The reciprocal interactions between the paralyzed nervous and muscular systems are much more thoroughly understood. After SCI, if lower motor neuron injury does not occur, the spinal circuits, peripheral nerves, and muscles below the level of injury retain their normal connections. New evidence suggests that neuromuscular activity at one link of this chain can strongly influence other connected components, even in the absence of supraspinal control. In response to cycling exercise, rat soleus muscles up-regulated the expression of brain-derived neurotrophic factor (BDNF) and glial cell line-derived neurotrophic factor (GDNF) [140]. During development, GDNF is a motor neuron survival factor [141]. In the adult nervous system, BDNF may foster neuromuscular connectivity as well as have a role in neuroprotection and regeneration [142]. Both BDNF and GDNF are transported retrogradely from the periphery to the spinal cord, as is neurotrophin 3 (NT-3) [143], another promoter of spinal cell proliferation and survival [144]. NT-3 expression is also modulated by exercise in the spinalized rat [145].

Although post-SCI exercise appears to yield a retrograde effect on spinal circuitry, the physiological manifestation of this effect remains uncertain. In the non-SCI model, various modes of exercise clearly influence monosynaptic reflex pathways [146-147]. Various studies of monosynaptic spinal reflexes after SCI suggest that short- and long-term training regimens may partially restore normal suppression of H reflexes. Three months of hind limb cycling led to restoration of H reflex suppression in spinal rats [148]. In a single human subject with incomplete SCI, 4 months of treadmill ambulation yielded H reflex suppression values nearer to nondisabled values than before training [149]. Most recently, our laboratory demonstrated that 2 years of unilateral soleus electrical stimulation led to a moderate shift toward normal H reflex suppression values in trained limbs, while untrained limbs demonstrated a highly variable and unpredictable pattern of suppression. *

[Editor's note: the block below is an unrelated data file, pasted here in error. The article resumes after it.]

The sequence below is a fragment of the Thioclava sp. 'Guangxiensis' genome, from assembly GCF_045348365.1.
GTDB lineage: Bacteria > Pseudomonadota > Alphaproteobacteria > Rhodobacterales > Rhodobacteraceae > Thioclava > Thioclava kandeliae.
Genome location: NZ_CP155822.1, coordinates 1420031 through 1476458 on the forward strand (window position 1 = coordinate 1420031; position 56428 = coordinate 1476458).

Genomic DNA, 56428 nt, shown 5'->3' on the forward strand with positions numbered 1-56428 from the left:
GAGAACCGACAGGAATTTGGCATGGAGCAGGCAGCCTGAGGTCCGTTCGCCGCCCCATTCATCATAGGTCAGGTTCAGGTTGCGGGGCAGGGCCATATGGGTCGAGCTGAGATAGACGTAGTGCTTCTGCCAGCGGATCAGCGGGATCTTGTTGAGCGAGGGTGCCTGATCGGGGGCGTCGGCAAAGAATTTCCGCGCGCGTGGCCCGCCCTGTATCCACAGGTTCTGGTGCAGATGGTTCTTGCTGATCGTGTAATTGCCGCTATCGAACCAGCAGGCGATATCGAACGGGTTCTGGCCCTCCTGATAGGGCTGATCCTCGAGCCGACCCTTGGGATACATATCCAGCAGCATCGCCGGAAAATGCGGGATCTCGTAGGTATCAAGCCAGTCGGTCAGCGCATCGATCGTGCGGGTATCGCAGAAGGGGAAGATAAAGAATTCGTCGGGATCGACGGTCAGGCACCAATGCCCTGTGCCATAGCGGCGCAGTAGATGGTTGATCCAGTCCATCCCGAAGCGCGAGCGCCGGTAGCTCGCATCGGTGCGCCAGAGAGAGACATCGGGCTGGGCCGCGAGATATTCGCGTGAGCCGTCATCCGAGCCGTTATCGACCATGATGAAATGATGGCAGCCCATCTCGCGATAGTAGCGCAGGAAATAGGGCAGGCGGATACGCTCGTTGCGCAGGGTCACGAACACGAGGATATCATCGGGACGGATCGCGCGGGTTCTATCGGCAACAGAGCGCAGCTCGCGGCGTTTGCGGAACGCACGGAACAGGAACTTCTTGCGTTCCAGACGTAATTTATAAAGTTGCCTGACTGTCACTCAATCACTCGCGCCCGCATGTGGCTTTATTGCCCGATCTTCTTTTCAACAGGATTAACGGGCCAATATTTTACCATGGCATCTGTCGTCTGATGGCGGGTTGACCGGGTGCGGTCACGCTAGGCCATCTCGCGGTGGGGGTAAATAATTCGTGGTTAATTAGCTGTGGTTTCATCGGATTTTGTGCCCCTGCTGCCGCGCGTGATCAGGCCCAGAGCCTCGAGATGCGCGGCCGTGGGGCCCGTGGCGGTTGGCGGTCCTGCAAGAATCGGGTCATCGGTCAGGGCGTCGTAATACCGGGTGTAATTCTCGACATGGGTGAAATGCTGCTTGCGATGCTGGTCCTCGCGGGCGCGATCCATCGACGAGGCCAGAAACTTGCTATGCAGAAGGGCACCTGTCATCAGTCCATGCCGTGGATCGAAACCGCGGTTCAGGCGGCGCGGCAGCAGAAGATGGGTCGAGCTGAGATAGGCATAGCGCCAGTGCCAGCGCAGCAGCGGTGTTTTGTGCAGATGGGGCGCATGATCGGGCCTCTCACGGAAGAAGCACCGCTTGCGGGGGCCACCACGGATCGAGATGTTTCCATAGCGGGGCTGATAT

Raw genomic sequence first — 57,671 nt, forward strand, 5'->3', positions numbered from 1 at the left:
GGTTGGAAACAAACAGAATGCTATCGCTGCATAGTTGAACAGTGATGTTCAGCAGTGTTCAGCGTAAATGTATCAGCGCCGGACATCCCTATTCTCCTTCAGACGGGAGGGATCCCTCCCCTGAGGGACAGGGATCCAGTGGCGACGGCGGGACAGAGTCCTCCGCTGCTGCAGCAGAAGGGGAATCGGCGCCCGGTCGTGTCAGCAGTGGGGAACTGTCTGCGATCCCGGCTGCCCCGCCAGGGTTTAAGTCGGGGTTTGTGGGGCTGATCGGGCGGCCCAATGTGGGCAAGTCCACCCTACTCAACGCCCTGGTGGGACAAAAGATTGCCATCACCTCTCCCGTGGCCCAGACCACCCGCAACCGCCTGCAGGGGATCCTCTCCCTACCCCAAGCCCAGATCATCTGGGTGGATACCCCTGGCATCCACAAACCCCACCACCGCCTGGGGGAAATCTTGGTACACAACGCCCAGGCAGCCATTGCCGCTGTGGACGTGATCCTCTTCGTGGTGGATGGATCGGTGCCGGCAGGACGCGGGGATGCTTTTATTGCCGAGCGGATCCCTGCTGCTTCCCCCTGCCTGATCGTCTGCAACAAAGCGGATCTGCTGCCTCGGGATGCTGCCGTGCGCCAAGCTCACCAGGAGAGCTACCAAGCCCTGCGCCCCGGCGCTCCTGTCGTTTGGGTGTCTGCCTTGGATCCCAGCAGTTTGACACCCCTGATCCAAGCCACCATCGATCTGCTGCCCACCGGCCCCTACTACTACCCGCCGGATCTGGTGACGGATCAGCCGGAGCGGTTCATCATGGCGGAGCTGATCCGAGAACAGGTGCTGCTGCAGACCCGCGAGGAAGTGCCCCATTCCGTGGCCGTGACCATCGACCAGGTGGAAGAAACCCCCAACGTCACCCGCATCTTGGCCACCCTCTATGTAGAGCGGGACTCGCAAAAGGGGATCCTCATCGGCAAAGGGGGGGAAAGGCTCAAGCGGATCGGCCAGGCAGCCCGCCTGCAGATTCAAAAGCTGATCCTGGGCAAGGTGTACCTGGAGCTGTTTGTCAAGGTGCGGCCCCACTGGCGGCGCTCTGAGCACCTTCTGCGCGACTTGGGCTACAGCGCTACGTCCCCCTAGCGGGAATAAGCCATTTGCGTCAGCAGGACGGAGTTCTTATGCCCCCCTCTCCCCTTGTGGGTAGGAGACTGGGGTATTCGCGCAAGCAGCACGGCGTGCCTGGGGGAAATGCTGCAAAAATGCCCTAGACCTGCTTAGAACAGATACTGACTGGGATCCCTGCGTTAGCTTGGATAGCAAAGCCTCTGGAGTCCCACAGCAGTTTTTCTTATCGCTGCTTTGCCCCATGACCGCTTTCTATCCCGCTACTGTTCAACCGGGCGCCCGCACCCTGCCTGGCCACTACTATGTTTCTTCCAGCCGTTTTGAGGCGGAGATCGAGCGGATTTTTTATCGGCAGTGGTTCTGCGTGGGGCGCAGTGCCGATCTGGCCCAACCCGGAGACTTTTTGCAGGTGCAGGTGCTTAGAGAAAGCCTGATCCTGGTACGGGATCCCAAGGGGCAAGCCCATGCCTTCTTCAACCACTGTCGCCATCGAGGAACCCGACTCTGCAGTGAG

* Shields RK, unpublished observations, 2004.
SUMMARY AND CONCLUSIONS

An important goal for rehabilitation specialists in the next decade will be to minimize the deleterious metabolic chaos that results from the immediate and extensive loss of stress to the musculoskeletal system after SCI. Scientifically grounded therapeutic interventions that quantify the dose of stress required to sustain musculoskeletal integrity will need to advance in step with spinal cord regeneration studies. New electrical stimulation technologies designed to capitalize on the extensive plasticity of paralyzed muscle and bone must emerge. However, these technologies must be feasible so that the individual with SCI can comply with a prescribed dose of stress. Home-based stimulation systems that allow subjects to integrate frequent training into their daily lives appear important as we translate knowledge about post-SCI musculoskeletal plasticity.

ACKNOWLEDGMENTS

We thank Dan Thedens, PhD; Daniel J. Schiferl; Deanna Frei, RT (R) (CT) (BD), CDT; and April Miller, RT (R), CDT, for their technical expertise.

This material was based on work supported by the National Institutes of Health (grant R01 NR-010285-05 to Richard K. Shields), the Christopher Reeve Paralysis Foundation (to Richard K. Shields), and the Foundation for Physical Therapy, Inc (scholarship to Shauna Dudley-Javoroski).

The authors have declared that no competing interests exist.

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Submitted for publication February 9, 2007. Accepted in revised form August 15, 2007.